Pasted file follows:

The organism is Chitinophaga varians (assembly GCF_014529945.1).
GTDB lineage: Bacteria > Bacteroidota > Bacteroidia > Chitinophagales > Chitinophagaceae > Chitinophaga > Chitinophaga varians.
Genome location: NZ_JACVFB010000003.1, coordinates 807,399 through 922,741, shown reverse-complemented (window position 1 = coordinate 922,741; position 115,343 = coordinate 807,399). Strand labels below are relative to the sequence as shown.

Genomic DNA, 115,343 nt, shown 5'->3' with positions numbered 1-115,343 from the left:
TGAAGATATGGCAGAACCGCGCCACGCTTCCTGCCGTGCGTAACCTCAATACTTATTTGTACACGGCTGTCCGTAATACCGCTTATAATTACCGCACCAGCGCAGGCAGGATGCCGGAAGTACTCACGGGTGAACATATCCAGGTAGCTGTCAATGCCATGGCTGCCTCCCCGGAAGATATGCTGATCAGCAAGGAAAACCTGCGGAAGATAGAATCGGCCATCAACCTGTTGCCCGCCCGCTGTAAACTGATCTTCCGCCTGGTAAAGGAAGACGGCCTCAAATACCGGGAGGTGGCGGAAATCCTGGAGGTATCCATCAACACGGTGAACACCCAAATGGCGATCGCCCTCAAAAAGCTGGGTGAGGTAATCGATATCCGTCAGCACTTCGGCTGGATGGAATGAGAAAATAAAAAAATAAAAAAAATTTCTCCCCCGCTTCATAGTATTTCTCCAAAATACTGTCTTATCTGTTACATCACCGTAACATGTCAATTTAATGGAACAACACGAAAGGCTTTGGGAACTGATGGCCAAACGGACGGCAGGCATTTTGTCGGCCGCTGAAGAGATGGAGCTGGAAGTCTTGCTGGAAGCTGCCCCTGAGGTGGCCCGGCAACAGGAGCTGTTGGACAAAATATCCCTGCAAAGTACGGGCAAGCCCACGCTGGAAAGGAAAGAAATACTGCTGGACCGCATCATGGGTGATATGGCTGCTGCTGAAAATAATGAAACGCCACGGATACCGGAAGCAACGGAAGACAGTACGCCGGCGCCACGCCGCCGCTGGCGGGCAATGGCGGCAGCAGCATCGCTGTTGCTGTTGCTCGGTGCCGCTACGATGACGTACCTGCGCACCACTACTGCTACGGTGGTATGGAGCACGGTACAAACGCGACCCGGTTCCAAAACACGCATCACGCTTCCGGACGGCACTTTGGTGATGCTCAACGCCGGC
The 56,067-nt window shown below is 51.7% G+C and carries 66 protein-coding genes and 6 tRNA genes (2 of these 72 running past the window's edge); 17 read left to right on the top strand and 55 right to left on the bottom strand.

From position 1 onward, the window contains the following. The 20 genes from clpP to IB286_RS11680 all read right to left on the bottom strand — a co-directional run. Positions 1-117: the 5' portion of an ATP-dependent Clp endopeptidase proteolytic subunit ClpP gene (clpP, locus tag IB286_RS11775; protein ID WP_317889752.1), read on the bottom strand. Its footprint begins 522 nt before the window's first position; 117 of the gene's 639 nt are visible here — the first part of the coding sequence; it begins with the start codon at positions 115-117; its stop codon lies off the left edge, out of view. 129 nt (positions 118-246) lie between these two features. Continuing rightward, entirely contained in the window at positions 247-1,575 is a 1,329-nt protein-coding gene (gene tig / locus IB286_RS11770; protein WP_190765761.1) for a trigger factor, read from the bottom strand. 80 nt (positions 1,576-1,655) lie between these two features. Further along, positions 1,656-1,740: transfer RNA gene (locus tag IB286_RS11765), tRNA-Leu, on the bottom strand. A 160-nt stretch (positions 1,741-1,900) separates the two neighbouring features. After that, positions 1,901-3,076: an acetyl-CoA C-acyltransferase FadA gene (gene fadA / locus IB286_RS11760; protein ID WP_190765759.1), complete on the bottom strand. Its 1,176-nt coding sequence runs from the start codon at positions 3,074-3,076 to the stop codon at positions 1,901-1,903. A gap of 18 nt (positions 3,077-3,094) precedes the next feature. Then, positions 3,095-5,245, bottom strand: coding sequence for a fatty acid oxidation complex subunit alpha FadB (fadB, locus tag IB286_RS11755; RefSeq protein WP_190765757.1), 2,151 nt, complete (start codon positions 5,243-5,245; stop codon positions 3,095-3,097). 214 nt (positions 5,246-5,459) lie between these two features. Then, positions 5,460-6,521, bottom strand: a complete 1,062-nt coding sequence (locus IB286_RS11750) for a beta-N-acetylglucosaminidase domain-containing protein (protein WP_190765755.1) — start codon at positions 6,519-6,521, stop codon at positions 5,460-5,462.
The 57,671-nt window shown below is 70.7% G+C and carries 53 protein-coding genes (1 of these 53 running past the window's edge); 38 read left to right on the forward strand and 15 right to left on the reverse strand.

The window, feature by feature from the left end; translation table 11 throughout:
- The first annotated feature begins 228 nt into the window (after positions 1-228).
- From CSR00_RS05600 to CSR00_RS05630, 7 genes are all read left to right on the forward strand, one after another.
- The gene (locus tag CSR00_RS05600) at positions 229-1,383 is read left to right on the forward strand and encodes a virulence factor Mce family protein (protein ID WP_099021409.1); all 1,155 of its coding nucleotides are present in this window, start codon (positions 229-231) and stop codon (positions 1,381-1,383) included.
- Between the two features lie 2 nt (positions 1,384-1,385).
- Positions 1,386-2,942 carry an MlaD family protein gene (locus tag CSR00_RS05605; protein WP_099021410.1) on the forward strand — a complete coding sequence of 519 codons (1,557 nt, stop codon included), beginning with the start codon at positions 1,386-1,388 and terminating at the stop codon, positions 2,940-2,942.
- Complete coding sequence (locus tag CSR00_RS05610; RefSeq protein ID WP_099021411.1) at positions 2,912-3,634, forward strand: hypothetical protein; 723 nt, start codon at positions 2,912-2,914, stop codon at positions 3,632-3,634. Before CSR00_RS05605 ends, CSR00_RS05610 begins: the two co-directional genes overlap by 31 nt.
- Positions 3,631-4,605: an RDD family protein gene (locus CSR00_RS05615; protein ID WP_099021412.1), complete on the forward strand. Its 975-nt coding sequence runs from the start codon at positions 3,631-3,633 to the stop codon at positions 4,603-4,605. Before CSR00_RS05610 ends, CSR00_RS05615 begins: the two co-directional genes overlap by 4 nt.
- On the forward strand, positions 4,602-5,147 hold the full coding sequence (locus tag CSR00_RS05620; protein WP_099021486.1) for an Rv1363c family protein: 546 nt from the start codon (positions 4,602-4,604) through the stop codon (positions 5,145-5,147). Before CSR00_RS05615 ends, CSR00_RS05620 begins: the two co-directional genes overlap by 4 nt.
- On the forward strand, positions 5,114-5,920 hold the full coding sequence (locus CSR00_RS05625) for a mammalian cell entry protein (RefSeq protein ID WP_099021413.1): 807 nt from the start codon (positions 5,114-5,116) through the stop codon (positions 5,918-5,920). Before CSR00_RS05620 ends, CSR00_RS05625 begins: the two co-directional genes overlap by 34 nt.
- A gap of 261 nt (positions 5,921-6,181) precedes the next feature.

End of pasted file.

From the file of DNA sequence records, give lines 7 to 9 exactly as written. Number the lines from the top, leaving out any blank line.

From position 1 onward, the window contains the following. The 20 genes from clpP to IB286_RS11680 all read right to left on the bottom strand — a co-directional run. Positions 1-117: the 5' portion of an ATP-dependent Clp endopeptidase proteolytic subunit ClpP gene (clpP, locus tag IB286_RS11775; protein ID WP_317889752.1), read on the bottom strand. Its footprint begins 522 nt before the window's first position; 117 of the gene's 639 nt are visible here — the first part of the coding sequence; it begins with the start codon at positions 115-117; its stop codon lies off the left edge, out of view. 129 nt (positions 118-246) lie between these two features. Continuing rightward, entirely contained in the window at positions 247-1,575 is a 1,329-nt protein-coding gene (gene tig / locus IB286_RS11770; protein WP_190765761.1) for a trigger factor, read from the bottom strand. 80 nt (positions 1,576-1,655) lie between these two features. Further along, positions 1,656-1,740: transfer RNA gene (locus tag IB286_RS11765), tRNA-Leu, on the bottom strand. A 160-nt stretch (positions 1,741-1,900) separates the two neighbouring features. After that, positions 1,901-3,076: an acetyl-CoA C-acyltransferase FadA gene (gene fadA / locus IB286_RS11760; protein ID WP_190765759.1), complete on the bottom strand. Its 1,176-nt coding sequence runs from the start codon at positions 3,074-3,076 to the stop codon at positions 1,901-1,903. A gap of 18 nt (positions 3,077-3,094) precedes the next feature. Then, positions 3,095-5,245, bottom strand: coding sequence for a fatty acid oxidation complex subunit alpha FadB (fadB, locus tag IB286_RS11755; RefSeq protein WP_190765757.1), 2,151 nt, complete (start codon positions 5,243-5,245; stop codon positions 3,095-3,097). 214 nt (positions 5,246-5,459) lie between these two features. Then, positions 5,460-6,521, bottom strand: a complete 1,062-nt coding sequence (locus IB286_RS11750) for a beta-N-acetylglucosaminidase domain-containing protein (protein WP_190765755.1) — start codon at positions 6,519-6,521, stop codon at positions 5,460-5,462.
The 57,671-nt window shown below is 70.7% G+C and carries 53 protein-coding genes (1 of these 53 running past the window's edge); 38 read left to right on the forward strand and 15 right to left on the reverse strand.

The window, feature by feature from the left end; translation table 11 throughout: